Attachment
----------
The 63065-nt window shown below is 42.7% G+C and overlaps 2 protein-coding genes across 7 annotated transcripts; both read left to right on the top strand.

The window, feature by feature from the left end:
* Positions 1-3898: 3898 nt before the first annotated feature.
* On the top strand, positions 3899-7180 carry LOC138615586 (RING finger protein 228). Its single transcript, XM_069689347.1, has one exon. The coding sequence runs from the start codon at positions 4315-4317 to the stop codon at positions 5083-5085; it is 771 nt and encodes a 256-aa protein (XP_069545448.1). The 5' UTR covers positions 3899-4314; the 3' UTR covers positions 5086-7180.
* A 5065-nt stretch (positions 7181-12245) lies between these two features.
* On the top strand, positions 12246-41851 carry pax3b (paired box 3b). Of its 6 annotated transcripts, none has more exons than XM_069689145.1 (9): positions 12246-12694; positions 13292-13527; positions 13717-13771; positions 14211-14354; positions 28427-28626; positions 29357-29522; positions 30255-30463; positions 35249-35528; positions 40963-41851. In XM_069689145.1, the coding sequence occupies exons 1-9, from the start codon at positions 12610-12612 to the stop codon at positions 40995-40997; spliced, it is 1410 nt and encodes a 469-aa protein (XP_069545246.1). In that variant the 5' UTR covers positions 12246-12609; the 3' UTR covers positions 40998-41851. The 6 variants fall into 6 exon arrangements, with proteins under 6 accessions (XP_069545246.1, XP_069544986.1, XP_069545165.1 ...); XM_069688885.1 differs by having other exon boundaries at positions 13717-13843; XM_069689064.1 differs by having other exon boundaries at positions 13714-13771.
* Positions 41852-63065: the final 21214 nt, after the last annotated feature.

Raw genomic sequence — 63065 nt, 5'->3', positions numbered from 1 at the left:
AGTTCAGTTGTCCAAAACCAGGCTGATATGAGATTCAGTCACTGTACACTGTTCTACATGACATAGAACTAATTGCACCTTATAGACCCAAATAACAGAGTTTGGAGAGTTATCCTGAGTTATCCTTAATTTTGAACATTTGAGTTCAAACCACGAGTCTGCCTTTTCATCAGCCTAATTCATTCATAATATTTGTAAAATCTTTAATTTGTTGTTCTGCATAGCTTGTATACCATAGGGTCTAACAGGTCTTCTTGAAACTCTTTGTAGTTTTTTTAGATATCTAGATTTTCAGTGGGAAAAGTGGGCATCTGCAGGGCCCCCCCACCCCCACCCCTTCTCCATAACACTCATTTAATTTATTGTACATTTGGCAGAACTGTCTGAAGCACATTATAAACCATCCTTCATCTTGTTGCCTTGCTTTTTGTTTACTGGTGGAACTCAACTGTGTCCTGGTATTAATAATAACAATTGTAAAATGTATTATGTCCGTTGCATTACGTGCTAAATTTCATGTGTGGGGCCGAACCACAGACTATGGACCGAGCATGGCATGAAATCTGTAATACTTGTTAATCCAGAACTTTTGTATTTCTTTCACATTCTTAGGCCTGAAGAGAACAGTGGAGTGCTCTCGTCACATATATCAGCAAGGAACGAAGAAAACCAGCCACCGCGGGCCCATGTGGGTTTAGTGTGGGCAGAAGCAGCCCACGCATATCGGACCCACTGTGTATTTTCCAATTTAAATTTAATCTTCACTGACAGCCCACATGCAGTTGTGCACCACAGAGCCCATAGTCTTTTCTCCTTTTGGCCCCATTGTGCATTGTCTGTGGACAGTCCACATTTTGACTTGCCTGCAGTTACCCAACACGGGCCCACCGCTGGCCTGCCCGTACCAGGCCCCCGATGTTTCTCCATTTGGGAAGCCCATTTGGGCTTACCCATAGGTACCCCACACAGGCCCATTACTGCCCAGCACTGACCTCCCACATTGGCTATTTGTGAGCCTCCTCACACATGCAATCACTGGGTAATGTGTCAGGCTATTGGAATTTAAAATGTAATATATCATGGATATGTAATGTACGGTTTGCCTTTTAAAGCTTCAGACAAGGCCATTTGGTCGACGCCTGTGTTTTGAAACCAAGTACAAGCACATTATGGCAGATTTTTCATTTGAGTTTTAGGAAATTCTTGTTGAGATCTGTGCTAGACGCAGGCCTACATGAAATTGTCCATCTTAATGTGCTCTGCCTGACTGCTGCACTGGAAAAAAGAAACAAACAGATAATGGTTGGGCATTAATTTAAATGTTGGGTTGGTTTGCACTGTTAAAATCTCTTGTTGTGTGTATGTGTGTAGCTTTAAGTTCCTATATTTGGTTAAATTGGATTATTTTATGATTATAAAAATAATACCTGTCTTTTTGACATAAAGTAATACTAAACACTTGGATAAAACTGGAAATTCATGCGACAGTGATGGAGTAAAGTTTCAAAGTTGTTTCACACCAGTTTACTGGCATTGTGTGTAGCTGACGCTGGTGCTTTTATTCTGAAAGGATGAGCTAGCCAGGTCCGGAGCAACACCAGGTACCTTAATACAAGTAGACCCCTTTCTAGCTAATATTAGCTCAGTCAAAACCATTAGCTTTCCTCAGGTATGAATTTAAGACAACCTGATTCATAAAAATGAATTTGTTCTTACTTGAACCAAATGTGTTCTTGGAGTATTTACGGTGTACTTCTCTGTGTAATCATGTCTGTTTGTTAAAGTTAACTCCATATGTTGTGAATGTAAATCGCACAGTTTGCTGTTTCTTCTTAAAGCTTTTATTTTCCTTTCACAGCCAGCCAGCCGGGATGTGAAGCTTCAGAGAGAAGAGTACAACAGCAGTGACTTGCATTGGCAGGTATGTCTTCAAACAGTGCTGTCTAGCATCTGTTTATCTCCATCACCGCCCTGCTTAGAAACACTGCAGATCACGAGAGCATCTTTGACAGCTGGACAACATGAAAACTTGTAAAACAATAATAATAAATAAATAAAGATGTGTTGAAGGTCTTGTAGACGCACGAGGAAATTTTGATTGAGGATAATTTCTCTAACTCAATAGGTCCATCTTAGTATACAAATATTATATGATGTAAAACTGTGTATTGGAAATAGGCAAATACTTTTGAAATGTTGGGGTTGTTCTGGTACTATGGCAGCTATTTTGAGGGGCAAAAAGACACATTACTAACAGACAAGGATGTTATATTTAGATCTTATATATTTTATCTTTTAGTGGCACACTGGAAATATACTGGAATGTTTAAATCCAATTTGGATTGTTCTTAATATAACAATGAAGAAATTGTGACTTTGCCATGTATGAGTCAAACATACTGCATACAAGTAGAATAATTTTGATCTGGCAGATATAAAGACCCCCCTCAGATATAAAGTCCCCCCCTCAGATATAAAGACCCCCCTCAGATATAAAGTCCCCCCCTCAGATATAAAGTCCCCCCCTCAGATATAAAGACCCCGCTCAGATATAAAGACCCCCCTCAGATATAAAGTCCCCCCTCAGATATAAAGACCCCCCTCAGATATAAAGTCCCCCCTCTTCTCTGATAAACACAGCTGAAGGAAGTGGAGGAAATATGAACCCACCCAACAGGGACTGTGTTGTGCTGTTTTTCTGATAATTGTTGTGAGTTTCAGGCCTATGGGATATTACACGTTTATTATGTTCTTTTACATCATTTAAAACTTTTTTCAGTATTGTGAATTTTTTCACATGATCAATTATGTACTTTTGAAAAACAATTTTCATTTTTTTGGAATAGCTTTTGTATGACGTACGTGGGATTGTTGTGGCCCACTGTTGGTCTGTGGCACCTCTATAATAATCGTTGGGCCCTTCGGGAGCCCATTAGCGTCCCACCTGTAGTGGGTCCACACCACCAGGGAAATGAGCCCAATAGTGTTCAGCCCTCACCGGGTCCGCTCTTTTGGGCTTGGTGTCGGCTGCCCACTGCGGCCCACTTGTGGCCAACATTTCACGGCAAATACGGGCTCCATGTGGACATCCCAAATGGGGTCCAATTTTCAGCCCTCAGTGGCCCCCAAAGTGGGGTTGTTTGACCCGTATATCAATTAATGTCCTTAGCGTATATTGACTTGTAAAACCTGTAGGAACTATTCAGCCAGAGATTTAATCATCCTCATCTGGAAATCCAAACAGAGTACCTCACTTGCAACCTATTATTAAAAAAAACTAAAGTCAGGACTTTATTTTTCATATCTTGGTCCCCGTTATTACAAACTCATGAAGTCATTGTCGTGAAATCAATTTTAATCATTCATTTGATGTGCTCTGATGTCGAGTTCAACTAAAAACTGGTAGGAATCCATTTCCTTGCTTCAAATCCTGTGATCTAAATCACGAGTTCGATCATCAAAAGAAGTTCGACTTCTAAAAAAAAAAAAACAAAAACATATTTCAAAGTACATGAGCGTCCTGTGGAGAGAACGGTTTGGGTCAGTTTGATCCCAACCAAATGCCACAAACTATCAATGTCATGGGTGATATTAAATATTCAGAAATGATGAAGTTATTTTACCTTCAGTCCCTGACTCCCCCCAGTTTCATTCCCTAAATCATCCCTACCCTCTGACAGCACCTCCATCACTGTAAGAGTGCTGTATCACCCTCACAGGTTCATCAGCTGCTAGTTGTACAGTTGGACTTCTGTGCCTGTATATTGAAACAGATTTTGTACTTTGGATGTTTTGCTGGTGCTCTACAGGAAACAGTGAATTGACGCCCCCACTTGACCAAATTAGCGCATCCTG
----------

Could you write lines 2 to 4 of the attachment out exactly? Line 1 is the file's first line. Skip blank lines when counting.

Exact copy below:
The window, feature by feature from the left end:
* Positions 1-3898: 3898 nt before the first annotated feature.
* On the top strand, positions 3899-7180 carry LOC138615586 (RING finger protein 228). Its single transcript, XM_069689347.1, has one exon. The coding sequence runs from the start codon at positions 4315-4317 to the stop codon at positions 5083-5085; it is 771 nt and encodes a 256-aa protein (XP_069545448.1). The 5' UTR covers positions 3899-4314; the 3' UTR covers positions 5086-7180.